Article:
Dating royal doulton
The following section provides background information on the methods used to form, decorate, finish, glaze, and fire ceramic wares.
Unlike their lower-fired counterparts, porcelain wares do not need glazing to render them impermeable to liquids and for the most part are glazed for decorative purposes and to make them resistant to dirt and staining.
Porcelain is fired at a higher temperature than earthenware so that the body can vitrify and become non-porous.
Porcelain originated in China, and it took a long time to reach the modern material.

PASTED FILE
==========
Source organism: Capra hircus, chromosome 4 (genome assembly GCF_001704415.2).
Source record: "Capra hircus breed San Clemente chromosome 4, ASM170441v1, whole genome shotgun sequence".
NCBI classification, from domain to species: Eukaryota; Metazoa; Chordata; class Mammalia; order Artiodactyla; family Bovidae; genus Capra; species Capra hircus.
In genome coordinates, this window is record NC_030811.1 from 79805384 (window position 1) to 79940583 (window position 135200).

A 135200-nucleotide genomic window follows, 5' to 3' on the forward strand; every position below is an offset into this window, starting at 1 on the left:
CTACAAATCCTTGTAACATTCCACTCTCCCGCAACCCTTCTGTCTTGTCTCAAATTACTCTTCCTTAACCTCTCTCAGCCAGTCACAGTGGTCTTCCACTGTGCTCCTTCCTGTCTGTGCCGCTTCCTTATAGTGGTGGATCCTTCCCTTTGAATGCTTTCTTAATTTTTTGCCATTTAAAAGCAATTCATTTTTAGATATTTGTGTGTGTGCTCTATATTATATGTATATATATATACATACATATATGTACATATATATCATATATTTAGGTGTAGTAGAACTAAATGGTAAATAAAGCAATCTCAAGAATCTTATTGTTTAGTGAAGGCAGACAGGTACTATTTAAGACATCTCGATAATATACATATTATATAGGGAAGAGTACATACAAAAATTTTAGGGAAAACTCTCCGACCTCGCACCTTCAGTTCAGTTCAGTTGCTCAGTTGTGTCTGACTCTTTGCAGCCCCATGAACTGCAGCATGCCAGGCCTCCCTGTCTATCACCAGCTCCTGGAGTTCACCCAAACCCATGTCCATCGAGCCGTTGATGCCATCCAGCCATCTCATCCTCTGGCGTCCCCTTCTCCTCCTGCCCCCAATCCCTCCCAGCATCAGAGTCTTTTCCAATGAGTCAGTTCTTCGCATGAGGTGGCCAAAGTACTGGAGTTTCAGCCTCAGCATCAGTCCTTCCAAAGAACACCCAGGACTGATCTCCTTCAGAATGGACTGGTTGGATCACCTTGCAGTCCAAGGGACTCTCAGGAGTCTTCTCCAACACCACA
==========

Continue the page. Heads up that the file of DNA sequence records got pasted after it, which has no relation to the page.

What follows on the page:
The manufacture of porcelain became highly organised, and the kiln sites excavated from this period could fire as many as 25,000 wares.
By the time of the Ming dynasty (1368–1644 AD), porcelain wares were being exported to Europe.
Porcelain has been described as being "completely vitrified, hard, impermeable (even before glazing), white or artificially coloured, translucent (except when of considerable thickness), and resonant".
Like many earlier wares, modern porcelains are often biscuit-fired at around 1,000 °C (1,830 °F), coated with glaze and then sent for a second glaze-firing at a temperature of about 1,300 °C (2,370 °F) or greater.
It combines well with both glazes and paint, and can be modelled very well, allowing a huge range of decorative treatments in tablewares, vessels and figurines. The European name, porcelain in English, come from the old Italian porcellana (cowrie shell) because of its resemblance to the translucent surface of the shell.